In Chapter 2, Martin starts the discussion with a Black boy about age five forcibly dragged from his home in Madagascar to New France in the 1620s. David Kirke, the Englishman who purchased this boy, bought him from an Englishman who 'found him' in Madagascar. He was sold again to a French clerk, who then sold him to Couillard, a father of 10 who arranged for a Father Le Jeune to teach him along with an 'adopted' indigenous girl. He was baptized Olivier Le Jeune. Even at such a young age, Olivier understood that he was fundamentally different and an enslaved person because of the colour of his skin. Martin writes that he became the first Black student in Quebec and died in 1654 at age 31. He was believed to have been a free man of colour at the time of his death. However, his occupation was listed as 'domestique' and he was still living with the Couillard family.

The author then discusses other historical factors like the British conquest of New France and the Treaty of Paris which affected the state of slavery in Canada.

There's a false notion that when enslaved people of African descent escaped the plantations where they were bound and made it to non-slaveholding states like Ohio, that the whites there welcomed and accepted them. This is a complete falsehood for the most part, as historical records demonstrate that Cincinnati in particular was very hostile to Black people and violence increased between 1815 and 1829. The whites who lived in this area and other parts of Ohio feared the the formerly enslaved were here to 'steal their jobs' and homes, or that because of their proximity to find shelter near certain businesses, that it would reduce sales. Threats of mob violence were too present.

Readers will also get to read about Henson, previously mentioned in the part discussing Harriet Beecher Stowe. Next up, the book discusses Harriet Tubman and the circumstances of this key figure in the abolitionist movement while also discussing the conditions that Black people in Canada West would have faced (modern-day provinces like Alberta and British Columbia).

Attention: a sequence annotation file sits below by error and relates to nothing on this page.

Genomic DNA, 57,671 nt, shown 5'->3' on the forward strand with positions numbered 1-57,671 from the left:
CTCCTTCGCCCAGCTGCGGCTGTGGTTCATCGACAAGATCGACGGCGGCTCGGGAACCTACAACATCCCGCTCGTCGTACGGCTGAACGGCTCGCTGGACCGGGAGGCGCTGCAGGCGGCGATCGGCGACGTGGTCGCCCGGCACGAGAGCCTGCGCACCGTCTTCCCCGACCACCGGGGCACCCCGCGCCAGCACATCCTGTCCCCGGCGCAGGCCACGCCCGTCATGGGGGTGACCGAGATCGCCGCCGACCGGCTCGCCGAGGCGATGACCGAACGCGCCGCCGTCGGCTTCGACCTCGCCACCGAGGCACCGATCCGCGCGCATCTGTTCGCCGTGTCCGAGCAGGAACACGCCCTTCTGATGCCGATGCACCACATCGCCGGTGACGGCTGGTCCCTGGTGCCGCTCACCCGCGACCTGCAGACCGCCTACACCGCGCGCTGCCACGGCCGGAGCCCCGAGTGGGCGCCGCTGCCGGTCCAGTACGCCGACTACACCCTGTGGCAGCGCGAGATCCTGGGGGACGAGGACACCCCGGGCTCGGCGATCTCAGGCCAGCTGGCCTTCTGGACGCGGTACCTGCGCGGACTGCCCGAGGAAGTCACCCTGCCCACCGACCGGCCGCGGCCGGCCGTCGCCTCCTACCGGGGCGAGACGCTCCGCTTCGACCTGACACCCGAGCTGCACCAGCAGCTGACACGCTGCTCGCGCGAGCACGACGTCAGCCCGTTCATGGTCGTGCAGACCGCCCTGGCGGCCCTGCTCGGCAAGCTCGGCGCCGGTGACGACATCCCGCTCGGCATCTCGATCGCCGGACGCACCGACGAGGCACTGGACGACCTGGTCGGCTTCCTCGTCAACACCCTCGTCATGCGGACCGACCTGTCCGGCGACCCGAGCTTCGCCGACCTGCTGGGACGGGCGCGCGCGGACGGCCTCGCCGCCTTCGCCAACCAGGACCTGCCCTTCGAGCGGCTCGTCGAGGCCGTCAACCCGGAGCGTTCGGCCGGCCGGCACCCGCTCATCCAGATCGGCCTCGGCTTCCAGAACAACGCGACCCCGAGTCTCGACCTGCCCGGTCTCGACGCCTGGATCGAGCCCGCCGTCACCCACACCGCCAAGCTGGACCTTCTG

Going into the origins of how South Carolina was the first to secede from the Union, Martin discusses political figures of the day including Seward and Lincoln.

Slowly but surely, Martin reveals in bits how it was that Canadians entered the Civil War and factors like how those with Irish heritage disliked the English, so they were more amenable to deserting British ranks.

Civil War buffs as well as Canadian History buffs of the time period that this covers will enjoy the thoroughness of this compelling volume, which I highly recommend for purchase in academic as well as public libraries. Further, anyone who wants to know about the earliest establishments of communities in parts of Ontario in the Reconstruction Era as well as before, would do well to pick up a copy of this volume. For film history buffs or those who study mass media images of race, the discussion of "The Birth of a Nation" is also something that will interest you.

I hope that Canadian publishers in particular, both independent and those who are the Canadian arm of the Big 4, will publish more titles about Canada's involvement in the Civil War, because it's an area that needs more scholarship and scholarly sources to be available.